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The new corporate offence of failure to prevent fraud – will it affect you and how can you prepare for it?

Posted on 13 April 2023

The Government has now formally introduced a new failure to prevent fraud offence into the Economic Crime and Corporate Transparency Bill that will, once in force, hold organisations accountable for fraud that has been committed by their employees or agents for the organisation's benefit.

Fraud offences now account for 41% of all crimes committed in the UK and the Government has come under significant pressure to do more to tackle the issue. The need for a new failure to prevent fraud offence has received cross-party support across the Houses of Parliament with some members calling for the offence to cover a broader range of economic crime and also for a new offence of creating individual liability for failing to prevent fraud.

The Government signalled its intention to introduce the new offence in January of this year and, on 11 April 2023, Lord Sharpe of Epsom, the Parliamentary Under-Secretary of State for the Home Office, tabled the Government's amendment to the Bill setting out the form that the new failure to prevent fraud offence will take. This was accompanied by the Home Office's publication of a fact sheet on the proposed new offence.

As with the introduction of the equivalent offence for bribery under the Bribery Act 2010, the introduction of this new failure to prevent offence will require those organisations within the scope of the new offence to review their anti-fraud policies, systems and controls to ensure that they address those situations where fraud is committed for their benefit by their employees or agents.

Who will the new offence apply to?

The new offence will apply to "large" organisations (including corporates, partnerships and large not-for-profit organisations) in all sectors. The definition of a large organisation is based on the standard Companies Act 2006 definition and will include any organisation that meets at least two of the following criteria within the scope of the new offence:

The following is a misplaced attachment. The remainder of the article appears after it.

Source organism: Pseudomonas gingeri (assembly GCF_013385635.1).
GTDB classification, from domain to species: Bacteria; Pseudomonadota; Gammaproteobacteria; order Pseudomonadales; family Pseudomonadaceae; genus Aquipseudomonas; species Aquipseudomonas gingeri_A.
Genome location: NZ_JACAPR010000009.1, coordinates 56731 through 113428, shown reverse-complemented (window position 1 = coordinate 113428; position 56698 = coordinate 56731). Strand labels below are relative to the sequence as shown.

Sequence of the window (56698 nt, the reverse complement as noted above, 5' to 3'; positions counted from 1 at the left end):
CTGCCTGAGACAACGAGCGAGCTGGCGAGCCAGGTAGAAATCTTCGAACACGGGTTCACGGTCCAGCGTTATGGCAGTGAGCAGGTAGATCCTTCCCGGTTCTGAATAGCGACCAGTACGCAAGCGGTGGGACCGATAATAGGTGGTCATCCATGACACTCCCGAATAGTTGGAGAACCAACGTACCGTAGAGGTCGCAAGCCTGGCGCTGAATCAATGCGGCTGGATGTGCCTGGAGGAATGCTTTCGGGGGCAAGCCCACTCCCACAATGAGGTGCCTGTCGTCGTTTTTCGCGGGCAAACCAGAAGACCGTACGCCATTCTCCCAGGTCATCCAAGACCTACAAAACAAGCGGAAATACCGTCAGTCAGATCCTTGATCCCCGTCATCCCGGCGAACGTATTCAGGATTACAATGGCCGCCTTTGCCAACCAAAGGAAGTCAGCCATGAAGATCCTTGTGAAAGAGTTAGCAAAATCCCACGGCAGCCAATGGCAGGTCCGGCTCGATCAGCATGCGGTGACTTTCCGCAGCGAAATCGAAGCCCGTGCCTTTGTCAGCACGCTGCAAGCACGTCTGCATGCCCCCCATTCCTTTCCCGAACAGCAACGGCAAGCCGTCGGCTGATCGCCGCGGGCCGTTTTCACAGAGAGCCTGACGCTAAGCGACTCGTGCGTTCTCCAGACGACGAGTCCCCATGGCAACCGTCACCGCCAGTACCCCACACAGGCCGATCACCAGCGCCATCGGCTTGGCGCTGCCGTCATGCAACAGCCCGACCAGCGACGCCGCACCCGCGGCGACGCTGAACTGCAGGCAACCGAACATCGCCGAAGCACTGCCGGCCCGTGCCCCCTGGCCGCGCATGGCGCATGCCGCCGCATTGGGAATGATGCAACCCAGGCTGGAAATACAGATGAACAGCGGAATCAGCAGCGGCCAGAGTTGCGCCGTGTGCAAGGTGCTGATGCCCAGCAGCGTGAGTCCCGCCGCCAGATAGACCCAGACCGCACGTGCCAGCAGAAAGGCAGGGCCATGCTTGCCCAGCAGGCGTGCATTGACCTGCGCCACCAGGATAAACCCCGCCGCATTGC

• more than 250 employees;
  • more than £36 million turnover; and
  • more than £18 million in total assets.

Which offences are in scope?

Organisations will be held criminally liable for specified fraud and false accounting offences that are committed by an employee or an agent for the benefit of the organisation. It will not be necessary to establish that the senior officers within the organisation were aware of the fraud or that they ordered it, meaning that the prosecution of corporates for these offences will be significantly easier than previously.

The specified offences to which the new failure to prevent offence will apply are:

  • fraud by false representation (section 2 Fraud Act 2006)
  • fraud by failing to disclose information (section 3 Fraud Act 2006)
  • fraud by abuse of position (section 4 Fraud Act 2006)
  • obtaining services dishonestly (section 11 Fraud Act 2006)
  • participation in a fraudulent business (section 9, Fraud Act 2006)
  • false statements by company directors (Section 19, Theft Act 1968)
  • false accounting (section 17 Theft Act 1968)
  • fraudulent trading (section 993 Companies Act 2006)